Due out in two weeks, the new Android SDK will give developers the needed tools to create cool new applications for wearable devices.
Microsoft hints at its approach to the Internet of things with a project that helps mobile users take the pulse of their communities. It debuts in New York City.
eWEEK, IBM are hosting an Executive Roundtable session focused on innovation: how to recognize it, nurture it, and bring the ideas to fruition as successful products or services.
Expanding on its efforts to build Bing into a service layer, Microsoft issues an update that allows Xbox One users to search the Web from their couches.
Google makes a commitment to help with genomics research by joining the Global Alliance for Genomics and Health.
eWEEK/Code42 will host a live Webinar discussion March 5 on "IT Can Be Done: How to Protect Enterprise Data Yet Enable Secure Access for End Users."
Despite early stumbles, Microsoft reports progress in attracting independent game developers to its Xbox One console.
NuoDB is a single, logical database that can be deployed via the cloud in multiple locations simultaneously.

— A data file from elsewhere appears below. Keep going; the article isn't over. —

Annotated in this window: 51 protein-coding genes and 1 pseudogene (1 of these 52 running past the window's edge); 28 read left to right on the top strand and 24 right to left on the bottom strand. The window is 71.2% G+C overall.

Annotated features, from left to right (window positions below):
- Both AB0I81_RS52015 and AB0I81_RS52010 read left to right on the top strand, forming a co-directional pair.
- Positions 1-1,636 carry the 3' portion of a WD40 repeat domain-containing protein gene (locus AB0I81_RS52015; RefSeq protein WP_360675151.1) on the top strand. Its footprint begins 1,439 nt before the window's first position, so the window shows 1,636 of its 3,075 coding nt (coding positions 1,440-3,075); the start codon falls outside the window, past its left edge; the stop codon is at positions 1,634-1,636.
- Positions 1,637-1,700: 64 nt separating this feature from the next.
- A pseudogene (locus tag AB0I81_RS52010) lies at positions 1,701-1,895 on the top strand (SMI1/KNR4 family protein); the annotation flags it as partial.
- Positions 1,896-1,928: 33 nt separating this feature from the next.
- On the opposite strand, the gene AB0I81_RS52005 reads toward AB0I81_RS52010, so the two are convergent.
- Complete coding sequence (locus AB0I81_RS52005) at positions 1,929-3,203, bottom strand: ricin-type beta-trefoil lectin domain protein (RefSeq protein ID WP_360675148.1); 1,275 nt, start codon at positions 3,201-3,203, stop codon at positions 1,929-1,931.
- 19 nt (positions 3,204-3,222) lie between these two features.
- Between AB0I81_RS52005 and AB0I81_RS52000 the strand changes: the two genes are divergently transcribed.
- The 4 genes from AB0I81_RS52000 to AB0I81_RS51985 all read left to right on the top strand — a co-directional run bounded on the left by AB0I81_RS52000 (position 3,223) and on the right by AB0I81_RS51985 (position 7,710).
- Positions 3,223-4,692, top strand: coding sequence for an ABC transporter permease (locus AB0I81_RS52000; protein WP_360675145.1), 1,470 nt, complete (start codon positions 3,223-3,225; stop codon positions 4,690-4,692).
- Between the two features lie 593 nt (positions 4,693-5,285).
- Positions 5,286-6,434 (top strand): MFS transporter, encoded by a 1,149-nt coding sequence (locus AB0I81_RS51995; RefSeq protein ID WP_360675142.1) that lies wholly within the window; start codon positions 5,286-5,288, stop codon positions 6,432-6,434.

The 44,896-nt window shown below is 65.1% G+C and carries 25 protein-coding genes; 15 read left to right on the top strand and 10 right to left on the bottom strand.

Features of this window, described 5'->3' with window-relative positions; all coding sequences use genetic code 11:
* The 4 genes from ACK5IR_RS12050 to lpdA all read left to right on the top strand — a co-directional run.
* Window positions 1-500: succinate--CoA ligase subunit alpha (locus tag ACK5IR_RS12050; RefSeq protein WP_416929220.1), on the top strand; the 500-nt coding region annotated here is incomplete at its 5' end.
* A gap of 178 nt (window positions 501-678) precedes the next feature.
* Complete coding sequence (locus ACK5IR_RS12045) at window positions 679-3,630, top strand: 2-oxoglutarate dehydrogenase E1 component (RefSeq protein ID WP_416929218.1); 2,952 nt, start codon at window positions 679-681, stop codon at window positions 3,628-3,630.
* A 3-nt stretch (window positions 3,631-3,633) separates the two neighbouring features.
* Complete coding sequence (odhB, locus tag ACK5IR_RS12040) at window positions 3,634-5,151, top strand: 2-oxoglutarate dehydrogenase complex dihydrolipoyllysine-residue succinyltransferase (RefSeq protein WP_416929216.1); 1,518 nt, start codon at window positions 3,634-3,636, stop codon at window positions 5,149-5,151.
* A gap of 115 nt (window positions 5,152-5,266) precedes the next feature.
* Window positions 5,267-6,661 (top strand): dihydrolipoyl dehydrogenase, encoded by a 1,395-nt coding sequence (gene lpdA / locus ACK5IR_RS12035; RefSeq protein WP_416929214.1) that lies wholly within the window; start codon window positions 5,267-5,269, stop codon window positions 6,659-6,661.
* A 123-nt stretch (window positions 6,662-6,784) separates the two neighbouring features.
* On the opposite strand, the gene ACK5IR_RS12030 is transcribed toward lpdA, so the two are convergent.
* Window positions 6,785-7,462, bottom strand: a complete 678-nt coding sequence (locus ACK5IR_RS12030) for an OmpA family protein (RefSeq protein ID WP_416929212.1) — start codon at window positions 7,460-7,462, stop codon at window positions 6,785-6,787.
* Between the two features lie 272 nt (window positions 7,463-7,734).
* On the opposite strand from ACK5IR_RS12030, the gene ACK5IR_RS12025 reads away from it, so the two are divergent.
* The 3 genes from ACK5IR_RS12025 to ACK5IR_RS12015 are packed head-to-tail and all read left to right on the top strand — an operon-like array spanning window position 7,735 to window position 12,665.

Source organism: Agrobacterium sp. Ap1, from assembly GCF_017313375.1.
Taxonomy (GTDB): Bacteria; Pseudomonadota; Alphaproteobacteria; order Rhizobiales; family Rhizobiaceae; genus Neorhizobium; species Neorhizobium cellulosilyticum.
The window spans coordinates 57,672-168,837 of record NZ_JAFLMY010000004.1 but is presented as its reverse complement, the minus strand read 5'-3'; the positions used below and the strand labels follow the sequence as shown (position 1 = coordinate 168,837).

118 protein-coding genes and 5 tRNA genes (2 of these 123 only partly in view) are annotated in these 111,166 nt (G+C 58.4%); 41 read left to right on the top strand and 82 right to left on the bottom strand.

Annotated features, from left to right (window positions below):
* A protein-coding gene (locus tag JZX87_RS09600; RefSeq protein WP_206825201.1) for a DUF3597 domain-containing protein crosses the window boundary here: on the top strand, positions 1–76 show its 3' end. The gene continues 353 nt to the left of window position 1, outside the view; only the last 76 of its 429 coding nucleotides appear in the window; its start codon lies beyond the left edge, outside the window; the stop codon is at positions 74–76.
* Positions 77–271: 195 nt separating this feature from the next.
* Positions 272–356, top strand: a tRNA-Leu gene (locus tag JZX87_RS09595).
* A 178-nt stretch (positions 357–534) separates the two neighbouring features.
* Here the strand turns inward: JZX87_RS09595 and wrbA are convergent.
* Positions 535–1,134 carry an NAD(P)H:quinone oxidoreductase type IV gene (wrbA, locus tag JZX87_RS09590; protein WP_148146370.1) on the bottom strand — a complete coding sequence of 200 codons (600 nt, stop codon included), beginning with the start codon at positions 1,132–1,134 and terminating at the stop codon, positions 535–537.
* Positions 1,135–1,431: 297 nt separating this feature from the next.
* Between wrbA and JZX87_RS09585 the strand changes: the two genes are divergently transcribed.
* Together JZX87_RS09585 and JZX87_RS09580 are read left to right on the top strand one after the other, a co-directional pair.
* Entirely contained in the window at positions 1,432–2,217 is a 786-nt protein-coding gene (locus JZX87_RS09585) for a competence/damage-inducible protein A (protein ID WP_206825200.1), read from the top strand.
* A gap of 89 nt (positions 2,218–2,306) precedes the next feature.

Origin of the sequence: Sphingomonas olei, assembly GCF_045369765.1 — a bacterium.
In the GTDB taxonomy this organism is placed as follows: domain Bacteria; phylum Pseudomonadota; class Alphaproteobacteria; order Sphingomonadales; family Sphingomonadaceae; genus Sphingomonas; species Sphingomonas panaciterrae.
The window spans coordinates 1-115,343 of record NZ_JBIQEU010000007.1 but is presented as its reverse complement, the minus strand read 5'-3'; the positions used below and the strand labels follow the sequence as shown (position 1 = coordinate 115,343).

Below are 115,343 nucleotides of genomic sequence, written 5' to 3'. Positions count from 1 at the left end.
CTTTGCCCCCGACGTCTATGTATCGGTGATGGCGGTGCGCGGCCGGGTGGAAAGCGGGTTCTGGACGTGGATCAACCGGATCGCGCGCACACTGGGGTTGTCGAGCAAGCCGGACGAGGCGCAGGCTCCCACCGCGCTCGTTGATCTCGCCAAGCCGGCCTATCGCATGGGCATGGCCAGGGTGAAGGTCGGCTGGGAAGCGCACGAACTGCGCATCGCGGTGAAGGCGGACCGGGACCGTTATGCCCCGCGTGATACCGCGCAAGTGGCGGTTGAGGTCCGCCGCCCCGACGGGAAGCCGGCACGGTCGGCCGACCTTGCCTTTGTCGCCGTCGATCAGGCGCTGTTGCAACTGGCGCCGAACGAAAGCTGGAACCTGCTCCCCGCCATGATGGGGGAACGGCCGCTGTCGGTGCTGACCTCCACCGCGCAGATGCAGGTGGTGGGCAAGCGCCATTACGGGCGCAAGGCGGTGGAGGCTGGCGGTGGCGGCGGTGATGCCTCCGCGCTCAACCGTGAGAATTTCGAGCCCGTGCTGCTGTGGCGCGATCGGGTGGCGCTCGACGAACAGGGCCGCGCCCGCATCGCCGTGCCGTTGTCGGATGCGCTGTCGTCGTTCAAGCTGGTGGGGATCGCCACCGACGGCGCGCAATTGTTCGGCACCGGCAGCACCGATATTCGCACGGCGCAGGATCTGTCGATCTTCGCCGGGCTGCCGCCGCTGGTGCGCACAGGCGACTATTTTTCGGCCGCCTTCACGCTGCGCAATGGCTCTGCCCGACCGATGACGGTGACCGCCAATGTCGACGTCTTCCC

The Kinetis KL03 MCU is 15 percent smaller than its predecessor and 35 percent smaller than competitive offerings, Freescale officials say.
eWEEK 30: While it may seem to many that Apple's iPad defined tablets as a successful computer form factor, tablets are actually the product of more than 20 years of development.
At its ninth annual Parallels Summit in New Orleans, the new-generation software maker introduced several products, including a new automation platform.
eWEEK 30: The Linux/Apache/MySQL/PHP (LAMP) combination provided a reliable set of servers, operating systems, languages and tools that helped the Web rapidly grow into what it is today.
Here's a list of data points around a new approach to enterprise performance management.
eWEEK 30: Search and advertising bring Google enormous wealth along with the freedom to pursue diverse ventures. But it's facing greater government scrutiny and some public resentment of its wealth.
NEWS ANALYSIS: Facebook is paying $42 for each of the 430 million users (mostly teens and pre-teens) who currently use WhatsApp. Is that too much?